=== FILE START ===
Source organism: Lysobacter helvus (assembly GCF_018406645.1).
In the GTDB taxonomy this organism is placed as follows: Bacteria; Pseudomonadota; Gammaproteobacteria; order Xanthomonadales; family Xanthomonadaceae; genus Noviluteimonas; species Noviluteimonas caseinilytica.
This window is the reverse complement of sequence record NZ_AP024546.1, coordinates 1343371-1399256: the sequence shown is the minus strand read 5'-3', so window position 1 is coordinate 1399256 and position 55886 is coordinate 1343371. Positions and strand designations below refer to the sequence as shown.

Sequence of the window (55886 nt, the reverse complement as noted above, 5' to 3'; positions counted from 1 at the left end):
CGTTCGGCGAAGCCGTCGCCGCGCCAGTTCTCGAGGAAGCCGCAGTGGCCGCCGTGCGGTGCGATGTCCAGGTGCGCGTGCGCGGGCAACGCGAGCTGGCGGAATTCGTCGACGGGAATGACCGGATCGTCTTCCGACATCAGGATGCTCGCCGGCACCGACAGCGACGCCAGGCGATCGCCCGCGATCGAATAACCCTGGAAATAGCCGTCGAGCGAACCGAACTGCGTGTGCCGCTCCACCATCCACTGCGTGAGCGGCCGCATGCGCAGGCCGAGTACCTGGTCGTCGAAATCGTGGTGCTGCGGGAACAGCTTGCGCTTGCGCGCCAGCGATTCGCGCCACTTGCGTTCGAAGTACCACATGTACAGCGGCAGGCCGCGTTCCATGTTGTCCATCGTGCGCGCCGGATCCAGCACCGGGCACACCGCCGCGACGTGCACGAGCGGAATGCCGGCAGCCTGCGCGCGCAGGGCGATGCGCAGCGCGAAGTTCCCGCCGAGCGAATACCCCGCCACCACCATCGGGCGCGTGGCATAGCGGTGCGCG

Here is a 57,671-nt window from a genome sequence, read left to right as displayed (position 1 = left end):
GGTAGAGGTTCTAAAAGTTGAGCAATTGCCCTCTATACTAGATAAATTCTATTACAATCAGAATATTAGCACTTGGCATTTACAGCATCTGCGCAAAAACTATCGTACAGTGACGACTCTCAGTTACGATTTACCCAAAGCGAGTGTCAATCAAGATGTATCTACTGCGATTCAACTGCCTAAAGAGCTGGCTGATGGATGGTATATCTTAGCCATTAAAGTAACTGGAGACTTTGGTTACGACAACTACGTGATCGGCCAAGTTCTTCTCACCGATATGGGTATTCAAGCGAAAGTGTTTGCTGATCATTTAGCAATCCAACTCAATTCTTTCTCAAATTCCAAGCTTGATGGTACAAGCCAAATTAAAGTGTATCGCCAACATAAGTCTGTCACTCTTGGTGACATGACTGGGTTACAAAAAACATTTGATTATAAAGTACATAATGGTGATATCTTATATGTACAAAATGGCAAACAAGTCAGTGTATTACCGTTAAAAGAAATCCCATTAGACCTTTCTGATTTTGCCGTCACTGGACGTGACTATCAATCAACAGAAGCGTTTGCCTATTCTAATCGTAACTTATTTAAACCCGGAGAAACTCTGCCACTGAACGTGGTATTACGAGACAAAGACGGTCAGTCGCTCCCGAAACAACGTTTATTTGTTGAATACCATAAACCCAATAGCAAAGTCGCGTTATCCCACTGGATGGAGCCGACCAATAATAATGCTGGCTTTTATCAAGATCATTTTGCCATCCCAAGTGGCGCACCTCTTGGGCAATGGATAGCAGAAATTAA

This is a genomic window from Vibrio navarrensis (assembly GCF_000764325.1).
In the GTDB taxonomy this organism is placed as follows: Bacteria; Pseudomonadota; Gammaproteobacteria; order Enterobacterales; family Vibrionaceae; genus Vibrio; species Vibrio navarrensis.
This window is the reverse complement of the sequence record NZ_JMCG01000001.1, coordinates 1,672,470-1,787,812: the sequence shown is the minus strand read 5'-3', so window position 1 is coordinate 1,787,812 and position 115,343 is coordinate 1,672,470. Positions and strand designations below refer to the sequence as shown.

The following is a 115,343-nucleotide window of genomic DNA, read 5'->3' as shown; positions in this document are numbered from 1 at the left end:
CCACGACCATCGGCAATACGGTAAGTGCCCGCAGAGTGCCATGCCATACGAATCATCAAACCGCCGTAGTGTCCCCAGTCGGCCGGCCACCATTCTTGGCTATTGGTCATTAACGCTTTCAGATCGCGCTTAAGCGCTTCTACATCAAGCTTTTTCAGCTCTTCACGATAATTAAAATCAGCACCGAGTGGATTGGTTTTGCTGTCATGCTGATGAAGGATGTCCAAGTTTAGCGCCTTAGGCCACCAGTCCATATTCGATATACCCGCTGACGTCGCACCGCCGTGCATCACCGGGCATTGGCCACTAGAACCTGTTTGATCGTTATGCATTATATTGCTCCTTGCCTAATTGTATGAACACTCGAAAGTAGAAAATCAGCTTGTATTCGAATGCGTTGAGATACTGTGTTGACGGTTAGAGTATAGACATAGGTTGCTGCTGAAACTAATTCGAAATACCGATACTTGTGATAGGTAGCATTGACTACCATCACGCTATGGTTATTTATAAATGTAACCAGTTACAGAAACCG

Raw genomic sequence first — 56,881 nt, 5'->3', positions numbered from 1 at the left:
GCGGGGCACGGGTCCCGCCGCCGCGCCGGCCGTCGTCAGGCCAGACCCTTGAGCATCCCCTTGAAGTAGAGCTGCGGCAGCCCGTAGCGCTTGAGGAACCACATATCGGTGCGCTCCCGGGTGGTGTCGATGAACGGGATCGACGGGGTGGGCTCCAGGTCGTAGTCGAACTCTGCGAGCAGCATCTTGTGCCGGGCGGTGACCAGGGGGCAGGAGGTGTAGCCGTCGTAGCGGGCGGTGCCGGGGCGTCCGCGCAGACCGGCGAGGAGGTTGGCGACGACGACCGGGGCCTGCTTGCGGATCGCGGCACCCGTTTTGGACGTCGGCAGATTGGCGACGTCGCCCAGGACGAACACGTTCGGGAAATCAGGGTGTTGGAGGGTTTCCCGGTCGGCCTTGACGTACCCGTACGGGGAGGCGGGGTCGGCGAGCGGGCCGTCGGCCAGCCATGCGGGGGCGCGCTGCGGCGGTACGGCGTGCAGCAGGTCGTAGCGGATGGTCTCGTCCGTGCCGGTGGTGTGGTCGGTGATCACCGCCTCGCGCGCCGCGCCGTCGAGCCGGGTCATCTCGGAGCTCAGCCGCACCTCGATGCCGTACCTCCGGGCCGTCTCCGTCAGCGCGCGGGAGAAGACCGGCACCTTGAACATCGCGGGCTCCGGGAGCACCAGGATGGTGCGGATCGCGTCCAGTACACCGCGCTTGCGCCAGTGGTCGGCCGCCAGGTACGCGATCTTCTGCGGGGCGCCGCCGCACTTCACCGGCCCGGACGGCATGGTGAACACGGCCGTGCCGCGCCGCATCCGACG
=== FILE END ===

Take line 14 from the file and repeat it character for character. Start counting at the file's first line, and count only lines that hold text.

GCGGGGCACGGGTCCCGCCGCCGCGCCGGCCGTCGTCAGGCCAGACCCTTGAGCATCCCCTTGAAGTAGAGCTGCGGCAGCCCGTAGCGCTTGAGGAACCACATATCGGTGCGCTCCCGGGTGGTGTCGATGAACGGGATCGACGGGGTGGGCTCCAGGTCGTAGTCGAACTCTGCGAGCAGCATCTTGTGCCGGGCGGTGACCAGGGGGCAGGAGGTGTAGCCGTCGTAGCGGGCGGTGCCGGGGCGTCCGCGCAGACCGGCGAGGAGGTTGGCGACGACGACCGGGGCCTGCTTGCGGATCGCGGCACCCGTTTTGGACGTCGGCAGATTGGCGACGTCGCCCAGGACGAACACGTTCGGGAAATCAGGGTGTTGGAGGGTTTCCCGGTCGGCCTTGACGTACCCGTACGGGGAGGCGGGGTCGGCGAGCGGGCCGTCGGCCAGCCATGCGGGGGCGCGCTGCGGCGGTACGGCGTGCAGCAGGTCGTAGCGGATGGTCTCGTCCGTGCCGGTGGTGTGGTCGGTGATCACCGCCTCGCGCGCCGCGCCGTCGAGCCGGGTCATCTCGGAGCTCAGCCGCACCTCGATGCCGTACCTCCGGGCCGTCTCCGTCAGCGCGCGGGAGAAGACCGGCACCTTGAACATCGCGGGCTCCGGGAGCACCAGGATGGTGCGGATCGCGTCCAGTACACCGCGCTTGCGCCAGTGGTCGGCCGCCAGGTACGCGATCTTCTGCGGGGCGCCGCCGCACTTCACCGGCCCGGACGGCATGGTGAACACGGCCGTGCCGCGCCGCATCCGACG